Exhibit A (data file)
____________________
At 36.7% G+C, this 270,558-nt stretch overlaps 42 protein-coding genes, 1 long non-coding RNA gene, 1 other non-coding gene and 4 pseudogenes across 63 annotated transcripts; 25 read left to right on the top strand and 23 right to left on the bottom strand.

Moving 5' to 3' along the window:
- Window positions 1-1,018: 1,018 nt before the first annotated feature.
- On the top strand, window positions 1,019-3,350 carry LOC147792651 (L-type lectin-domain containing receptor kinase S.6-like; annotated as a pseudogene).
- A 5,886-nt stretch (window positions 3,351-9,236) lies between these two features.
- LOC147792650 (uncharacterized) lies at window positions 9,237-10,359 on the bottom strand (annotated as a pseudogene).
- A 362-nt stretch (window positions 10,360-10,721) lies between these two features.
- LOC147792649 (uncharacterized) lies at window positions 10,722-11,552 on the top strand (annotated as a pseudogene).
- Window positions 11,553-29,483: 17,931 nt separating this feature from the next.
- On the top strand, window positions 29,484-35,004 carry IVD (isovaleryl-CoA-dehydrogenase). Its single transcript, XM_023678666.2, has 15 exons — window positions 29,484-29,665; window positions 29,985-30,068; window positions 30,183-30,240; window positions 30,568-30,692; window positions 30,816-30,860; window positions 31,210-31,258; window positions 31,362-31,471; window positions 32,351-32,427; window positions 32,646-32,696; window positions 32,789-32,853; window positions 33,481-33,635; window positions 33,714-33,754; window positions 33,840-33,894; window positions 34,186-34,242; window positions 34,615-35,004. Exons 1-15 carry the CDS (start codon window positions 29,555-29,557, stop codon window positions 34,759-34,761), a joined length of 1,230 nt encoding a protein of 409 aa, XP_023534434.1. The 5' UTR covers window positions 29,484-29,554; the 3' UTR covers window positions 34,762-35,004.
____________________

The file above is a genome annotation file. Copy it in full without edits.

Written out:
At 36.7% G+C, this 270,558-nt stretch overlaps 42 protein-coding genes, 1 long non-coding RNA gene, 1 other non-coding gene and 4 pseudogenes across 63 annotated transcripts; 25 read left to right on the top strand and 23 right to left on the bottom strand.

Moving 5' to 3' along the window:
- Window positions 1-1,018: 1,018 nt before the first annotated feature.
- On the top strand, window positions 1,019-3,350 carry LOC147792651 (L-type lectin-domain containing receptor kinase S.6-like; annotated as a pseudogene).
- A 5,886-nt stretch (window positions 3,351-9,236) lies between these two features.
- LOC147792650 (uncharacterized) lies at window positions 9,237-10,359 on the bottom strand (annotated as a pseudogene).
- A 362-nt stretch (window positions 10,360-10,721) lies between these two features.
- LOC147792649 (uncharacterized) lies at window positions 10,722-11,552 on the top strand (annotated as a pseudogene).
- Window positions 11,553-29,483: 17,931 nt separating this feature from the next.
- On the top strand, window positions 29,484-35,004 carry IVD (isovaleryl-CoA-dehydrogenase). Its single transcript, XM_023678666.2, has 15 exons — window positions 29,484-29,665; window positions 29,985-30,068; window positions 30,183-30,240; window positions 30,568-30,692; window positions 30,816-30,860; window positions 31,210-31,258; window positions 31,362-31,471; window positions 32,351-32,427; window positions 32,646-32,696; window positions 32,789-32,853; window positions 33,481-33,635; window positions 33,714-33,754; window positions 33,840-33,894; window positions 34,186-34,242; window positions 34,615-35,004. Exons 1-15 carry the CDS (start codon window positions 29,555-29,557, stop codon window positions 34,759-34,761), a joined length of 1,230 nt encoding a protein of 409 aa, XP_023534434.1. The 5' UTR covers window positions 29,484-29,554; the 3' UTR covers window positions 34,762-35,004.